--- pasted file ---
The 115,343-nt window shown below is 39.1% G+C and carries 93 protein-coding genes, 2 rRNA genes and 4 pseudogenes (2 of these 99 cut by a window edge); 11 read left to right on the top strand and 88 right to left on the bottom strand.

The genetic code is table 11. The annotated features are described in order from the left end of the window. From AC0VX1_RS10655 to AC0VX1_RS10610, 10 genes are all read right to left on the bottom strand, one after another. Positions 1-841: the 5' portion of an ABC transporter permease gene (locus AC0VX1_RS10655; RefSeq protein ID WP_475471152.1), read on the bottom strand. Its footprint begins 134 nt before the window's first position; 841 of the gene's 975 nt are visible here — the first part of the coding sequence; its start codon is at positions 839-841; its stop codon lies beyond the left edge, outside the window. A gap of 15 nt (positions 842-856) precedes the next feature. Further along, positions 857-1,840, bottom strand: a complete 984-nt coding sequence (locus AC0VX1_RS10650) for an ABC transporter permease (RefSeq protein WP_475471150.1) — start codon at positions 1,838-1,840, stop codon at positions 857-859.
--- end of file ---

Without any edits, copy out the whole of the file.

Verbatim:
The 115,343-nt window shown below is 39.1% G+C and carries 93 protein-coding genes, 2 rRNA genes and 4 pseudogenes (2 of these 99 cut by a window edge); 11 read left to right on the top strand and 88 right to left on the bottom strand.

The genetic code is table 11. The annotated features are described in order from the left end of the window. From AC0VX1_RS10655 to AC0VX1_RS10610, 10 genes are all read right to left on the bottom strand, one after another. Positions 1-841: the 5' portion of an ABC transporter permease gene (locus AC0VX1_RS10655; RefSeq protein ID WP_475471152.1), read on the bottom strand. Its footprint begins 134 nt before the window's first position; 841 of the gene's 975 nt are visible here — the first part of the coding sequence; its start codon is at positions 839-841; its stop codon lies beyond the left edge, outside the window. A gap of 15 nt (positions 842-856) precedes the next feature. Further along, positions 857-1,840, bottom strand: a complete 984-nt coding sequence (locus AC0VX1_RS10650) for an ABC transporter permease (RefSeq protein WP_475471150.1) — start codon at positions 1,838-1,840, stop codon at positions 857-859.